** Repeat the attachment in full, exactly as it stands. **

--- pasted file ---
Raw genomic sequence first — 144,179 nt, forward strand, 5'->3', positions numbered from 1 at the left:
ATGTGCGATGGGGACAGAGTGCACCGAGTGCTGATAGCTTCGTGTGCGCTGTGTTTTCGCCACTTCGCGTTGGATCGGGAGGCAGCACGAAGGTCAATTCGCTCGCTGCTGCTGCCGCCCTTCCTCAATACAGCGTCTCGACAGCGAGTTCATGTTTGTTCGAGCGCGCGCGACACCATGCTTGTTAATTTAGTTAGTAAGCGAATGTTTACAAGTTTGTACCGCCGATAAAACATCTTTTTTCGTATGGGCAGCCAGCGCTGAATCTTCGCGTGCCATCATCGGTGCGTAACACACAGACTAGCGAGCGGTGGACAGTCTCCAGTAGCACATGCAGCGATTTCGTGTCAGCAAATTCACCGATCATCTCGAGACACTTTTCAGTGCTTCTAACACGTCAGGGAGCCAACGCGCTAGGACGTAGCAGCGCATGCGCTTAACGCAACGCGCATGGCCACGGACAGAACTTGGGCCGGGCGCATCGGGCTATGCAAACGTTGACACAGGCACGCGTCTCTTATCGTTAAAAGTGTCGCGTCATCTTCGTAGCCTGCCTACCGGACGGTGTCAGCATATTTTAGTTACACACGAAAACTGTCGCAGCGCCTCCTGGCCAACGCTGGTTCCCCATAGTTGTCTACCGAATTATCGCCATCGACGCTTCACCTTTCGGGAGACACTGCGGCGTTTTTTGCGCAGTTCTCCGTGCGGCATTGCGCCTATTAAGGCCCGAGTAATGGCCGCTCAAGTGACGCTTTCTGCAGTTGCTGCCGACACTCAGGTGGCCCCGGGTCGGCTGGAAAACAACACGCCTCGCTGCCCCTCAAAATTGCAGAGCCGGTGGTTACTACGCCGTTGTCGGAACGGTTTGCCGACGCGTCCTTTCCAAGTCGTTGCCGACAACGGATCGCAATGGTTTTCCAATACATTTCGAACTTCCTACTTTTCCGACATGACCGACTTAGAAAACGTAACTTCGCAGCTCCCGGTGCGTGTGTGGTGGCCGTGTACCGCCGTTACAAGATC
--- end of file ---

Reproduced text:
Raw genomic sequence first — 144,179 nt, forward strand, 5'->3', positions numbered from 1 at the left:
ATGTGCGATGGGGACAGAGTGCACCGAGTGCTGATAGCTTCGTGTGCGCTGTGTTTTCGCCACTTCGCGTTGGATCGGGAGGCAGCACGAAGGTCAATTCGCTCGCTGCTGCTGCCGCCCTTCCTCAATACAGCGTCTCGACAGCGAGTTCATGTTTGTTCGAGCGCGCGCGACACCATGCTTGTTAATTTAGTTAGTAAGCGAATGTTTACAAGTTTGTACCGCCGATAAAACATCTTTTTTCGTATGGGCAGCCAGCGCTGAATCTTCGCGTGCCATCATCGGTGCGTAACACACAGACTAGCGAGCGGTGGACAGTCTCCAGTAGCACATGCAGCGATTTCGTGTCAGCAAATTCACCGATCATCTCGAGACACTTTTCAGTGCTTCTAACACGTCAGGGAGCCAACGCGCTAGGACGTAGCAGCGCATGCGCTTAACGCAACGCGCATGGCCACGGACAGAACTTGGGCCGGGCGCATCGGGCTATGCAAACGTTGACACAGGCACGCGTCTCTTATCGTTAAAAGTGTCGCGTCATCTTCGTAGCCTGCCTACCGGACGGTGTCAGCATATTTTAGTTACACACGAAAACTGTCGCAGCGCCTCCTGGCCAACGCTGGTTCCCCATAGTTGTCTACCGAATTATCGCCATCGACGCTTCACCTTTCGGGAGACACTGCGGCGTTTTTTGCGCAGTTCTCCGTGCGGCATTGCGCCTATTAAGGCCCGAGTAATGGCCGCTCAAGTGACGCTTTCTGCAGTTGCTGCCGACACTCAGGTGGCCCCGGGTCGGCTGGAAAACAACACGCCTCGCTGCCCCTCAAAATTGCAGAGCCGGTGGTTACTACGCCGTTGTCGGAACGGTTTGCCGACGCGTCCTTTCCAAGTCGTTGCCGACAACGGATCGCAATGGTTTTCCAATACATTTCGAACTTCCTACTTTTCCGACATGACCGACTTAGAAAACGTAACTTCGCAGCTCCCGGTGCGTGTGTGGTGGCCGTGTACCGCCGTTACAAGATC